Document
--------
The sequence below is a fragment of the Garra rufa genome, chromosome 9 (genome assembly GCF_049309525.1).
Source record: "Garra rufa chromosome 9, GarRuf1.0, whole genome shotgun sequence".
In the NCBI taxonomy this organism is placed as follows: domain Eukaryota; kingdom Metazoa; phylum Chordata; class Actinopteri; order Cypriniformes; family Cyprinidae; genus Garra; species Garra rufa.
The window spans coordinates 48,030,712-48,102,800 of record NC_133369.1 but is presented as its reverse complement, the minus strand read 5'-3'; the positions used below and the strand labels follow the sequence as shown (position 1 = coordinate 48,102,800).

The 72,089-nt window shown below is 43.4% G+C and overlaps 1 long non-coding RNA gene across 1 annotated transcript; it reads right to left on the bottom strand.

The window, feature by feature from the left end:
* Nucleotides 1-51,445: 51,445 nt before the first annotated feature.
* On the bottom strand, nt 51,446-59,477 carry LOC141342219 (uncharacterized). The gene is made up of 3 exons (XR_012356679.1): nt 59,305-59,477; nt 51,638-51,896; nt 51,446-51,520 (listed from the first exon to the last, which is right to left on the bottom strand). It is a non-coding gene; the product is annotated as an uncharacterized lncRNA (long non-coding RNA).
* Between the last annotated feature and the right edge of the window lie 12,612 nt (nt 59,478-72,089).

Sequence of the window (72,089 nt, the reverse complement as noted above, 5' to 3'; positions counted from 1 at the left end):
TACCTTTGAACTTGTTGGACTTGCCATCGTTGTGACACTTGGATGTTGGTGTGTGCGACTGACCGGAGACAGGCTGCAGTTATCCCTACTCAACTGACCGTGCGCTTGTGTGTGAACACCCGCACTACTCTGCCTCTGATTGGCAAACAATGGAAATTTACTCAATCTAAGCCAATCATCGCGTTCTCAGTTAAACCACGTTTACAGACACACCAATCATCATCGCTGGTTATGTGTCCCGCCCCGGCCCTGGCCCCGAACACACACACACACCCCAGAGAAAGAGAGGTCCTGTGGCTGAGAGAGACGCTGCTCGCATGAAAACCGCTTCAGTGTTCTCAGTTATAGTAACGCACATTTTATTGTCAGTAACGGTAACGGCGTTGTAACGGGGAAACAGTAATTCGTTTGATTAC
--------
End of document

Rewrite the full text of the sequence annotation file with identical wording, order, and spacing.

The sequence below is a fragment of the Garra rufa genome, chromosome 9 (genome assembly GCF_049309525.1).
Source record: "Garra rufa chromosome 9, GarRuf1.0, whole genome shotgun sequence".
In the NCBI taxonomy this organism is placed as follows: domain Eukaryota; kingdom Metazoa; phylum Chordata; class Actinopteri; order Cypriniformes; family Cyprinidae; genus Garra; species Garra rufa.
The window spans coordinates 48,030,712-48,102,800 of record NC_133369.1 but is presented as its reverse complement, the minus strand read 5'-3'; the positions used below and the strand labels follow the sequence as shown (position 1 = coordinate 48,102,800).

The 72,089-nt window shown below is 43.4% G+C and overlaps 1 long non-coding RNA gene across 1 annotated transcript; it reads right to left on the bottom strand.

The window, feature by feature from the left end:
* Nucleotides 1-51,445: 51,445 nt before the first annotated feature.
* On the bottom strand, nt 51,446-59,477 carry LOC141342219 (uncharacterized). The gene is made up of 3 exons (XR_012356679.1): nt 59,305-59,477; nt 51,638-51,896; nt 51,446-51,520 (listed from the first exon to the last, which is right to left on the bottom strand). It is a non-coding gene; the product is annotated as an uncharacterized lncRNA (long non-coding RNA).
* Between the last annotated feature and the right edge of the window lie 12,612 nt (nt 59,478-72,089).

Sequence of the window (72,089 nt, the reverse complement as noted above, 5' to 3'; positions counted from 1 at the left end):
TACCTTTGAACTTGTTGGACTTGCCATCGTTGTGACACTTGGATGTTGGTGTGTGCGACTGACCGGAGACAGGCTGCAGTTATCCCTACTCAACTGACCGTGCGCTTGTGTGTGAACACCCGCACTACTCTGCCTCTGATTGGCAAACAATGGAAATTTACTCAATCTAAGCCAATCATCGCGTTCTCAGTTAAACCACGTTTACAGACACACCAATCATCATCGCTGGTTATGTGTCCCGCCCCGGCCCTGGCCCCGAACACACACACACACCCCAGAGAAAGAGAGGTCCTGTGGCTGAGAGAGACGCTGCTCGCATGAAAACCGCTTCAGTGTTCTCAGTTATAGTAACGCACATTTTATTGTCAGTAACGGTAACGGCGTTGTAACGGGGAAACAGTAATTCGTTTGATTAC